SQUATTING high on top of what is presumably the Red Hill that gave the suburb its name, St Brigid’s Catholic Church is like a grand old lady commanding attention from far and wide.
It doesn’t really matter which direction you come from, there’s no missing that imposing red church on its hilltop perch.
I can only wonder if it was these bricks that put the red into Red Hill, as I failed to check the soil colour.
Having had this high fortress-like structure demand my attention enough times to make me curious, I stopped in and checked out the exterior of the building.
And close-up it is even more impressive, especially the sheer height of those walls.
A lifesize statue of St Brigid of Kildare presides over the church from her alcove high above the church’s entrance porch. Look closely and you’ll see she’s holding a model of the church.
At the time the red fortress was well secured and I didn’t manage to get a look inside, however Christmas solved that problem and I took myself off to midnight Mass.
The interior is somewhat austere, particularly when compared with the Catholic churches throughout Europe that are packed to the rafters with complex carved icons, ancient paintings, elaborate stained glass and ornate furnishings.
But then again, St Brigid herself, one of Ireland’s patron saints along with Patrick and Columba, would probably approve as she specialized in healing and domestic tasks during her lifetime around 1500 years ago.
The design though has nothing to do with its namesake’s Irish heritage. Rather, it was inspired by St Cecile’s Cathedral at Albi, in southern France, with elements of Gothic and Romanesque styles.
It is hailed a fine example of the work of its designer, Robin S. Dods, a New Zealand born architect whose Scottish parents returned home not long after his birth.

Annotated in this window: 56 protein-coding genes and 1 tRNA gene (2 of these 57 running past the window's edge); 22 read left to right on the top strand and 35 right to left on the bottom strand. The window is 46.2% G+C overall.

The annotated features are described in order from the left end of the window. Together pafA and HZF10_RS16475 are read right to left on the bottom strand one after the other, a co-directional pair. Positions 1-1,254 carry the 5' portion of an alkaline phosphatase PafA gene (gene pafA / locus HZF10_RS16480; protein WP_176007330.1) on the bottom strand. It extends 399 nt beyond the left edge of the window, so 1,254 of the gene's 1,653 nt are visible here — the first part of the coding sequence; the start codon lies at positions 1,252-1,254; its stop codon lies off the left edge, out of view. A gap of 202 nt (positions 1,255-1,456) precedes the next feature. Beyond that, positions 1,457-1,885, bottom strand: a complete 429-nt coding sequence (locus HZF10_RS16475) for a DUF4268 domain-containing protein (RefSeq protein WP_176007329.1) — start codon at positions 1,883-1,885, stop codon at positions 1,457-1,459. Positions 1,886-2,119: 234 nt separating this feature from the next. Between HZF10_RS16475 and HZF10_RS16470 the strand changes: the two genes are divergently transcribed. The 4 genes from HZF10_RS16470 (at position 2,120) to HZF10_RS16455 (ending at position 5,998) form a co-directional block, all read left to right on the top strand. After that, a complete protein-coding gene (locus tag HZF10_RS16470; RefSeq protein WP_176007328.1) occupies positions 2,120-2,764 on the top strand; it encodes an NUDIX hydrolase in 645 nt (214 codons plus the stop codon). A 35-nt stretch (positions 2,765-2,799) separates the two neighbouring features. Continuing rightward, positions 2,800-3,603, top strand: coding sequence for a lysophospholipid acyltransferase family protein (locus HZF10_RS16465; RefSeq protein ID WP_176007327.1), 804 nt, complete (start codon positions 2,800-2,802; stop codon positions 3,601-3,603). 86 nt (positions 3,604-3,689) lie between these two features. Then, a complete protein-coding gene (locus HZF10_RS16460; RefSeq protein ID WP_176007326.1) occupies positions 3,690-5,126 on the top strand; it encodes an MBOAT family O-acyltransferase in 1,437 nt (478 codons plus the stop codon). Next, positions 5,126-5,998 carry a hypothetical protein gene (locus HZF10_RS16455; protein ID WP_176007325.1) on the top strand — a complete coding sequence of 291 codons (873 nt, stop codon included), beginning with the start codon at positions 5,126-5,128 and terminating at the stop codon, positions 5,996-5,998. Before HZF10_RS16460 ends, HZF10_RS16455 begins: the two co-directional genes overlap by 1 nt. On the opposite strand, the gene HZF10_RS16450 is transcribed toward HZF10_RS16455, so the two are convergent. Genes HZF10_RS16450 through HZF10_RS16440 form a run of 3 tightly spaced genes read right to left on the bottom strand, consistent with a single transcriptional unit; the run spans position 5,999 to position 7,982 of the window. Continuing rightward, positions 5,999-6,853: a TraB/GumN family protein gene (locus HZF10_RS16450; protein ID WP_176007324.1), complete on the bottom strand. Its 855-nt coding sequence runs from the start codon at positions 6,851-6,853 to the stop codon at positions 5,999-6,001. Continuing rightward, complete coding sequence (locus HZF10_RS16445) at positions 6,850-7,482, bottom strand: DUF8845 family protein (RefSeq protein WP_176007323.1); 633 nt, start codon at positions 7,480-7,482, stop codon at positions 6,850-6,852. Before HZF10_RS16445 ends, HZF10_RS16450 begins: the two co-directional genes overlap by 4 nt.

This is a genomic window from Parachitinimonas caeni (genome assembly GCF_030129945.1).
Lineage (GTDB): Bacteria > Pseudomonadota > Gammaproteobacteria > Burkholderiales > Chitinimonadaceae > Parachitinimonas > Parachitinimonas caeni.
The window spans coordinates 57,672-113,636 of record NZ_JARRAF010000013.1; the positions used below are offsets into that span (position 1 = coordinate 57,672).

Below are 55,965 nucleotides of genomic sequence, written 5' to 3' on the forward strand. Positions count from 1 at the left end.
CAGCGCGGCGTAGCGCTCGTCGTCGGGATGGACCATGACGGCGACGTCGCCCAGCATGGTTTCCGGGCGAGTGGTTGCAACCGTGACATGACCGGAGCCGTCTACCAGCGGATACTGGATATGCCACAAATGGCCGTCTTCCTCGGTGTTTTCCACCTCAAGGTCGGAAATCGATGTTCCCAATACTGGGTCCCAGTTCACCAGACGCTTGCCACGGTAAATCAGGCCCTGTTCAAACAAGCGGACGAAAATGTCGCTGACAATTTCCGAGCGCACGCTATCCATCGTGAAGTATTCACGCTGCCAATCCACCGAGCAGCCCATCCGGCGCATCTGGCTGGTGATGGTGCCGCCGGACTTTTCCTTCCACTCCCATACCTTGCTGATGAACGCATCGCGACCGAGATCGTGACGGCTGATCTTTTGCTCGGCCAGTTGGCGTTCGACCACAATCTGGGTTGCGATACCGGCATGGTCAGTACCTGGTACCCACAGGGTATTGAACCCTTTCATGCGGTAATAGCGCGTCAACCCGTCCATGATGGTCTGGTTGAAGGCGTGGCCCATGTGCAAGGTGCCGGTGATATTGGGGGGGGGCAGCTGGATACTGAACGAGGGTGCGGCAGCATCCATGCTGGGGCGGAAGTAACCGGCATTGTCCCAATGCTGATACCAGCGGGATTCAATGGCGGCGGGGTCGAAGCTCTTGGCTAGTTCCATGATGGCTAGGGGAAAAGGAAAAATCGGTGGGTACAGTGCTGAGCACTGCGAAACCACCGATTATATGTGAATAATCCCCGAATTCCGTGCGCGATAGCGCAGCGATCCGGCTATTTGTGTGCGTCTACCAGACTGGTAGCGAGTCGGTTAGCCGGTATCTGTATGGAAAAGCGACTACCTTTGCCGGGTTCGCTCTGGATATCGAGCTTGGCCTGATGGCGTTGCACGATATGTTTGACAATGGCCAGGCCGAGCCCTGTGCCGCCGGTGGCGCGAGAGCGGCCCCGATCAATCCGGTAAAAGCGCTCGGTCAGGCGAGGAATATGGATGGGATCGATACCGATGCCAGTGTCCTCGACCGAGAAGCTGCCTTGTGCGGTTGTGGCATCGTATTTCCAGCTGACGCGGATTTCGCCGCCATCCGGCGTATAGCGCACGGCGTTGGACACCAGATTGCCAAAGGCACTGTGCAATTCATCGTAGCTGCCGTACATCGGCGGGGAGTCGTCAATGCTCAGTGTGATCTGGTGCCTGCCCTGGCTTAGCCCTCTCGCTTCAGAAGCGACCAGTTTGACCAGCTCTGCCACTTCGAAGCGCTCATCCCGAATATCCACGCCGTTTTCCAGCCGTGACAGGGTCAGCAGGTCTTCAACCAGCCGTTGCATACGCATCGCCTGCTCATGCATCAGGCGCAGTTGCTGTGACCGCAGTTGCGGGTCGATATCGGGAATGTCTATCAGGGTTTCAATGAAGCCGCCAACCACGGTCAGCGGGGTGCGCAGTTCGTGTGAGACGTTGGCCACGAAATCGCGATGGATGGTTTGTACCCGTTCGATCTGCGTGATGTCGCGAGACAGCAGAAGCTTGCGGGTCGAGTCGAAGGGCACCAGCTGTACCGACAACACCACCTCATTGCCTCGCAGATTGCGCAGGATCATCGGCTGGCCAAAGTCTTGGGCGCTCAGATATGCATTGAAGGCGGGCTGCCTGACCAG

He paid a lot of attention to materials, light and scale, landscape and siting. There’s no question he was successful with the latter.
The north-south orientation was unconventional in its day but like other aspects, such as the height, windows, balconies and arches, French doors and an open chancel, it was built for the climate.
Certainly, it was catching the breeze and provided a cool retreat on a steamy Christmas Eve.
The church took two years to build from 1912 and replaced an earlier stone church built on the site in 1877.
It had become too small for its parish which, after the turn of the century, was one of the largest in Brisbane.
The congregation was made up mostly of poor Irish immigrants and the church became a focal point for the Irish Catholic cause in Queensland.
Although seriously grand in its dimensions, the interior is simple yet elegant; the high brick walls and heavy timber ceiling are remarkable and the altar the only vague nod to grandeur.
It is said that the opening ceremony in 1915 was a big day for the Brisbane Catholic community as St Brigid’s represented something of a coming of age for the Catholics in a city that, by its very colonization, was owned by the Anglicans.